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65 (2023)

Adam Driver 65 movie poster

It’s been a while since I did a film post but I watched a film recently that I felt compelled enough to share my thoughts about for one reason and another.

65 (2023)

Prior to watching this movie I’d been told by friends (and pretty much everyone else for that matter) that it wasn’t very good. And as if that wasn’t enough to put me off watching it I’d also read a few less-than-positive reviews about it. Still, I liked the premise so I decided to watch it anyway and make my own mind up.

If you haven’t seen it, it’s a sci-fi/action/adventure/thriller starring Adam Driver (the latest Star Wars trilogy - but don’t hold that against him) and the young and talented Ariana Greenblatt (Avengers: Infinity War).

It’s written and directed by Bryan Woods and Scott Beck - the two guys that wrote A Quiet Place (2018), and is co-produced by Sam Raimi (The Evil Dead trilogy and original Spider-Man trilogy).

This is what it’s about according to the internet:

“After a catastrophic crash on an unknown planet, pilot Mills quickly discovers he's actually stranded on Earth - 65 million years ago. Now, with only one chance at a rescue, Mills and the only other survivor, Koa, must make their way across an unknown terrain riddled with dangerous prehistoric creatures.”

(What that synopsis fails to mention is that the asteroid that’s said to have wiped out the dinosaurs is just days away from impact.)

There seems to be a popular trend in Hollywood at the moment of stories centred around an adult father figure tasked with ensuring the safety of a child. The Mandalorian does it, The Last of Us did it (although that’s based on a game), The Witcher does it (so I’m told) and so did Logan (2017). Not to be outdone, this film does it too.

As much as I tried to watch this movie with an open mind, when you’re armed with the knowledge that the film you’re about to watch has had a bashing from both movie goers and critics alike, it’s hard not to be critical of it from the start. It’s like I expected it to be bad and was looking for things to fault about it.

The first thing I noticed was that some of the CGI during the early space scenes looked a bit low budget. Nonetheless I stuck with it and I’m actually quite glad I did, because before I knew it I found I was getting drawn more and more into the story and I stopped looking for things to pick at.

The concept is a really interesting one. I’ve seen countless sci-fi and dinosaur movies over the years, but until now I don’t think I’ve ever seen one that explores the idea of someone from a world much like ours landing on earth during the Cretaceous period when dinosaurs were wandering about.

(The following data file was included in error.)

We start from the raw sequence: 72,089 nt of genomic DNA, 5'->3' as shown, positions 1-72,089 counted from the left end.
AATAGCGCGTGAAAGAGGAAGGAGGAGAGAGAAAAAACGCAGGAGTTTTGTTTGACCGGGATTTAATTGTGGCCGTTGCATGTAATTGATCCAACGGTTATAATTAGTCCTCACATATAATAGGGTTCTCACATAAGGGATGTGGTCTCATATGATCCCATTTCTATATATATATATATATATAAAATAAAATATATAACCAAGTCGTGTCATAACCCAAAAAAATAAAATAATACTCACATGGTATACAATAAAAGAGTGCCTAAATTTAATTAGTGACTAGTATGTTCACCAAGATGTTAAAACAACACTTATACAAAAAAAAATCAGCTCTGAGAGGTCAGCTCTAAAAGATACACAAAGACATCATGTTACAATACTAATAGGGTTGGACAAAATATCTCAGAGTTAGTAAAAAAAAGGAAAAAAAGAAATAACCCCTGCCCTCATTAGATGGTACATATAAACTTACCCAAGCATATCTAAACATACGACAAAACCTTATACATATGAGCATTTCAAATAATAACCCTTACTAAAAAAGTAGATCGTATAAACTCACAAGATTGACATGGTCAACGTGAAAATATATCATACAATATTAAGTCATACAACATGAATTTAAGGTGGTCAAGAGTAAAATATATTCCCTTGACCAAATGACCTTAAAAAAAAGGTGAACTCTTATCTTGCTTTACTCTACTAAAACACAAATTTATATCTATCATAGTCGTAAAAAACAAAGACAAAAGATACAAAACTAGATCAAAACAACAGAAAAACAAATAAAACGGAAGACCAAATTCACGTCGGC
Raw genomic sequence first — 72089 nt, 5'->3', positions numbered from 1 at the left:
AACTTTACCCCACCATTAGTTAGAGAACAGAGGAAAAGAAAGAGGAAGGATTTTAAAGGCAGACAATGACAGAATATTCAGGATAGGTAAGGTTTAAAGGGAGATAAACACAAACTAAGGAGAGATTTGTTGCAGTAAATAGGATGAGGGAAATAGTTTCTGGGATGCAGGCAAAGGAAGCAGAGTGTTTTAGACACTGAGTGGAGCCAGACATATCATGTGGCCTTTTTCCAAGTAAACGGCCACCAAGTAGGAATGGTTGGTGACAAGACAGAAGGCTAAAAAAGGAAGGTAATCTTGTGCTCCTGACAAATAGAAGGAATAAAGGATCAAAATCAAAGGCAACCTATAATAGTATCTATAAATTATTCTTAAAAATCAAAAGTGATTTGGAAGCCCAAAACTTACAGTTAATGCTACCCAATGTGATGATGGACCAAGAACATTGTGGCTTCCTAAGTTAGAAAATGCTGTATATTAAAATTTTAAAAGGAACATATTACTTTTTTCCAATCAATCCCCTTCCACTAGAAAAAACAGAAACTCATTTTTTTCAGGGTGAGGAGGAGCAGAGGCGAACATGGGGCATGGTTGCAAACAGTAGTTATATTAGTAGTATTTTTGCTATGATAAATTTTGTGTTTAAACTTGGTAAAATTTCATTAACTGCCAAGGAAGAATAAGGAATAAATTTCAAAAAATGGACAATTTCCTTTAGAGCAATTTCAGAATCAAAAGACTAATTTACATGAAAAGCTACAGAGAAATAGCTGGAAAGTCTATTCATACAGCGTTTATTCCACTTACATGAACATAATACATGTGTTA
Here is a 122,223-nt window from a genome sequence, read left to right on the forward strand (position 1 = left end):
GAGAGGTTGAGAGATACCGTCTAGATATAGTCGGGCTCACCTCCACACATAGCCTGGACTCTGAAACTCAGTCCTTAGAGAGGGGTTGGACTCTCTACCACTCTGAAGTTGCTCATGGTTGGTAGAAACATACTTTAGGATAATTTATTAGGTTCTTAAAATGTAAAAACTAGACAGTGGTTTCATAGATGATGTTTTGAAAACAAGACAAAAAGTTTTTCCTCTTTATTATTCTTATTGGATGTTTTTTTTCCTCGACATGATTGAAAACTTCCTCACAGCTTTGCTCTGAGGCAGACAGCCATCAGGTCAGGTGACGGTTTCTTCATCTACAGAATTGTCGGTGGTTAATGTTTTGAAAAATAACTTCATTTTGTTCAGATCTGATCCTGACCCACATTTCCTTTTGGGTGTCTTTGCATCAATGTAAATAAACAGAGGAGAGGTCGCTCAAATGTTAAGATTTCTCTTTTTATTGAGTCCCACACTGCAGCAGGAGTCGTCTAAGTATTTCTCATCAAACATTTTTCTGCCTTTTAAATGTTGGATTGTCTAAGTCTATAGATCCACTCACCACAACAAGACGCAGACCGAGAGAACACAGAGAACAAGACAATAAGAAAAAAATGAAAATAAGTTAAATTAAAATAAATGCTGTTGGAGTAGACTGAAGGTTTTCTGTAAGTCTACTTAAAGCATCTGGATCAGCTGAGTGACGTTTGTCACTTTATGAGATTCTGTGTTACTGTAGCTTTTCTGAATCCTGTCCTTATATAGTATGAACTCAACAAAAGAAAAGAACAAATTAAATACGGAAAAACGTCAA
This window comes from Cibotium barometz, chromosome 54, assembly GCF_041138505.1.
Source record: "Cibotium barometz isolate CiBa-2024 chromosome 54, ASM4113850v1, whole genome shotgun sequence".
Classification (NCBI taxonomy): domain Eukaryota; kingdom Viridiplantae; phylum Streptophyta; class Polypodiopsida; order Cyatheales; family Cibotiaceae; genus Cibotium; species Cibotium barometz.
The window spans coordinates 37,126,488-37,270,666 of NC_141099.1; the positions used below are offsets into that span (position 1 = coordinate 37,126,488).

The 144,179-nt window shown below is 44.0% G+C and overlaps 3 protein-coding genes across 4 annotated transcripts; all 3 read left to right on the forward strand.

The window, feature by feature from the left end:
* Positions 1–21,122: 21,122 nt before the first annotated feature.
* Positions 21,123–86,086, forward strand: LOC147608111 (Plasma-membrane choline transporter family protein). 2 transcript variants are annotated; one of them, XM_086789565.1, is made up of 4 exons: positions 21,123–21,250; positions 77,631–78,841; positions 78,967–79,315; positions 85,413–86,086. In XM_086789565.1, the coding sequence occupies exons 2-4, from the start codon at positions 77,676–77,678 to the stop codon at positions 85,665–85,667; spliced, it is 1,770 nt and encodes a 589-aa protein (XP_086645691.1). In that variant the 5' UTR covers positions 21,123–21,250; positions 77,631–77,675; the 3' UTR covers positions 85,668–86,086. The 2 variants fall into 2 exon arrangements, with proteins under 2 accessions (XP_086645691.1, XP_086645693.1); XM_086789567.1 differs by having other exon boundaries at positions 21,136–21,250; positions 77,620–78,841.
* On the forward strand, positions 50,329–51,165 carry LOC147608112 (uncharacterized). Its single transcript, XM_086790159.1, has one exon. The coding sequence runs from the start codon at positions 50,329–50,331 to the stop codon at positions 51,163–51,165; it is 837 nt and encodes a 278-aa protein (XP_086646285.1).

Unsurprisingly, coming from the minds that brought us A Quiet Place (not to mention Sam Raimi’s involvement) it has a much darker tone than, for instance, the Jurassic Park movies that we’ve all become so familiar with over the years. The dinosaurs in this film actually seem scarier and more primal than the ones in those films. And it’s not just Earth’s inhabitants that pose a threat - the planet itself is an incredibly hostile place, and when dinosaurs aren’t trying to eat him, Adam Driver’s character is trying to survive all manner of geological dangers.

It all makes for some thrilling, action-packed scenes, not to mention a fair bit of tension throughout.

Adam Driver and Ariana Greenblatt are pretty much the only two actors in the movie but both do a really good job of carrying it - especially considering the fact that a language barrier prevents their characters (Mills and Koa) from being able to communicate easily. Some of the scenes where Mills is trying to explain their mission to his young companion Koa, I thought really helped to form their relationship.

Adam Driver is essentially the main star of this film and he puts in a great performance, but I have to say it’s Ariana Greenblatt that steals the show. She’s absolutely brilliant!

All in all this film was better than I was expecting it to be. I do feel like it had the potential to be much better, especially considering the interesting premise. However, much like The Last of Us it chooses to make the relationship between the two main characters the main focus and that’s fine by me. There was more than enough Dino-action in it to prevent me from feeling robbed by the end credits.

If you like the idea of a movie that’s a cross between After Earth (2013), Passengers (2016), Jurassic Park (1993) and Kong: Skull Island (2017) I recommend checking this out. It probably won’t blow your socks off but with a sensible runtime of just 1 hour 33 minutes you won’t have wasted too much of your life if you don’t love it.

65 is currently showing in cinemas but it won’t be for long, so unless you’d prefer to wait for it to come to streaming platforms get your tickets now.

Seen it? Let me know what you think. 👇

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